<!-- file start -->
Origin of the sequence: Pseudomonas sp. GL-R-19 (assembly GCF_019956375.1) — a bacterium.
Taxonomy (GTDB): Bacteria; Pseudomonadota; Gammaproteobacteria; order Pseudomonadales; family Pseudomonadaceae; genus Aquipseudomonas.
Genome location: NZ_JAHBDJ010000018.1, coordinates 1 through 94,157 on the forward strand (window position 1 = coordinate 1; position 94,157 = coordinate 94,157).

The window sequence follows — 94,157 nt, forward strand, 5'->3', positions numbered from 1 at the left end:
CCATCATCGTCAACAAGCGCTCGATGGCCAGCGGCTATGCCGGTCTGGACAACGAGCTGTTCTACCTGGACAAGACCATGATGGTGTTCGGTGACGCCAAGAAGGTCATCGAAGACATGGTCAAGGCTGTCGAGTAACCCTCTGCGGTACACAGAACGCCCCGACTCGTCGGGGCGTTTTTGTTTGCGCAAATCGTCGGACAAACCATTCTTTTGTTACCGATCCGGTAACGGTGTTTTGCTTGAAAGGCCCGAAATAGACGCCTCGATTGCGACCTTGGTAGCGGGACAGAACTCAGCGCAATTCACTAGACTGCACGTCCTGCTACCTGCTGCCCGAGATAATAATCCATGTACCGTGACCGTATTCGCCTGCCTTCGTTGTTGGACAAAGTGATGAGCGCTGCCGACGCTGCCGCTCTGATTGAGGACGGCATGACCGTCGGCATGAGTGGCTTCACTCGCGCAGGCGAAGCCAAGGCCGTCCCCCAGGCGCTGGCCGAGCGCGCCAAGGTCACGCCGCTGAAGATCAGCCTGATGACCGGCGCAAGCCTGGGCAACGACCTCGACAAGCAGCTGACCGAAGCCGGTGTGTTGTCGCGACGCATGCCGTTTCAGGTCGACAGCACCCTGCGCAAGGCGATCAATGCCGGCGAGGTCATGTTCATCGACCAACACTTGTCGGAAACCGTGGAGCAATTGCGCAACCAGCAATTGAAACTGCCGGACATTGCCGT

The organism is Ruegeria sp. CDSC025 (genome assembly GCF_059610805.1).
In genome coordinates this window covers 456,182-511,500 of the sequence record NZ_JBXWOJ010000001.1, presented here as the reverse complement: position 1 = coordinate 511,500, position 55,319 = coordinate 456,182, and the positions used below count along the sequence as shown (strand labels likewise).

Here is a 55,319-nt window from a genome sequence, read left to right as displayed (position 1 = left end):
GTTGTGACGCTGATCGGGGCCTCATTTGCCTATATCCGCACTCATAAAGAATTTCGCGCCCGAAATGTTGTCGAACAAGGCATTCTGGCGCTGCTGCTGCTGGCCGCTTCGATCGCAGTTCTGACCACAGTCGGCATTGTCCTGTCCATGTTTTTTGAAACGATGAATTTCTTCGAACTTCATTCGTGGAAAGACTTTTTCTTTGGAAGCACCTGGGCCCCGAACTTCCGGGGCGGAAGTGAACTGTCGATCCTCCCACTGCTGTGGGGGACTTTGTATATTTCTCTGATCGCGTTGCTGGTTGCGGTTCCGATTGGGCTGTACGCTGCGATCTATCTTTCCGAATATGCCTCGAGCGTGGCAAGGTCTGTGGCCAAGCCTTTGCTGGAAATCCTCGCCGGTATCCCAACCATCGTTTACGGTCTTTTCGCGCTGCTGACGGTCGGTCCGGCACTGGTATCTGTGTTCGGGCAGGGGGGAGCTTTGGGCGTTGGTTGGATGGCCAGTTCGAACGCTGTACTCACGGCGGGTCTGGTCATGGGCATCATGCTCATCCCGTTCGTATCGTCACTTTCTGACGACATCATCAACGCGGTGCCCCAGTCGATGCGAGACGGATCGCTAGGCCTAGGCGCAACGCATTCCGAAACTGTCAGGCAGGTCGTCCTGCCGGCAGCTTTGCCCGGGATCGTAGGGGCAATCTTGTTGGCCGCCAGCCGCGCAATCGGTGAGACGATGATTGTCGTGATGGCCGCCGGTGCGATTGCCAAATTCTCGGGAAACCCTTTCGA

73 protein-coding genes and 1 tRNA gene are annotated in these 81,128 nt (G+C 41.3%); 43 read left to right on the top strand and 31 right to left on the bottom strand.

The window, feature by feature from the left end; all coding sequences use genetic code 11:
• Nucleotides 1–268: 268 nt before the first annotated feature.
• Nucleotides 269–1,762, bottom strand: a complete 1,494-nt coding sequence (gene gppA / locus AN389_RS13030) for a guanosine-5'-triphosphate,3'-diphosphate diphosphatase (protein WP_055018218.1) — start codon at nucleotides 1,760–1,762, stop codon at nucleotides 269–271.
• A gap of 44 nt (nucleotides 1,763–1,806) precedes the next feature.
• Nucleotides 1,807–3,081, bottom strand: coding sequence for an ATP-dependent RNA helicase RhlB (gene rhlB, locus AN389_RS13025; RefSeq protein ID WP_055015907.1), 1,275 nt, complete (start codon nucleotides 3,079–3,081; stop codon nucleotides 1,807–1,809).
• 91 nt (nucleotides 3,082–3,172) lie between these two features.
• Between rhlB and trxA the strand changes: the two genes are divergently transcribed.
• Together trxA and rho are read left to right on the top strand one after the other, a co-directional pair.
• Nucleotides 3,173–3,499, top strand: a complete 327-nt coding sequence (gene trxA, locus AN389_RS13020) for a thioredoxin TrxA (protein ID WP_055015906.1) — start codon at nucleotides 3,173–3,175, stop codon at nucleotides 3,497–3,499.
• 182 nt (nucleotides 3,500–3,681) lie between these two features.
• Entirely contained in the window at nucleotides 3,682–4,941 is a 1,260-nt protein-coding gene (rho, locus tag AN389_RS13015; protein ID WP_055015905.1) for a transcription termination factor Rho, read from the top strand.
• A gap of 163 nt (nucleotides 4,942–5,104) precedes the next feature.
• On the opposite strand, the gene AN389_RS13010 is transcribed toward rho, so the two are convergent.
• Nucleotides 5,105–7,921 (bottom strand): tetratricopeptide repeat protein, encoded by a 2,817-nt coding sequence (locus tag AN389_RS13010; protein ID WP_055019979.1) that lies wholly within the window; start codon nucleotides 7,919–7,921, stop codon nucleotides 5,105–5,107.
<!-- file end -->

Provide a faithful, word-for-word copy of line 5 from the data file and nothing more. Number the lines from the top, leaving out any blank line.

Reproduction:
CCATCATCGTCAACAAGCGCTCGATGGCCAGCGGCTATGCCGGTCTGGACAACGAGCTGTTCTACCTGGACAAGACCATGATGGTGTTCGGTGACGCCAAGAAGGTCATCGAAGACATGGTCAAGGCTGTCGAGTAACCCTCTGCGGTACACAGAACGCCCCGACTCGTCGGGGCGTTTTTGTTTGCGCAAATCGTCGGACAAACCATTCTTTTGTTACCGATCCGGTAACGGTGTTTTGCTTGAAAGGCCCGAAATAGACGCCTCGATTGCGACCTTGGTAGCGGGACAGAACTCAGCGCAATTCACTAGACTGCACGTCCTGCTACCTGCTGCCCGAGATAATAATCCATGTACCGTGACCGTATTCGCCTGCCTTCGTTGTTGGACAAAGTGATGAGCGCTGCCGACGCTGCCGCTCTGATTGAGGACGGCATGACCGTCGGCATGAGTGGCTTCACTCGCGCAGGCGAAGCCAAGGCCGTCCCCCAGGCGCTGGCCGAGCGCGCCAAGGTCACGCCGCTGAAGATCAGCCTGATGACCGGCGCAAGCCTGGGCAACGACCTCGACAAGCAGCTGACCGAAGCCGGTGTGTTGTCGCGACGCATGCCGTTTCAGGTCGACAGCACCCTGCGCAAGGCGATCAATGCCGGCGAGGTCATGTTCATCGACCAACACTTGTCGGAAACCGTGGAGCAATTGCGCAACCAGCAATTGAAACTGCCGGACATTGCCGT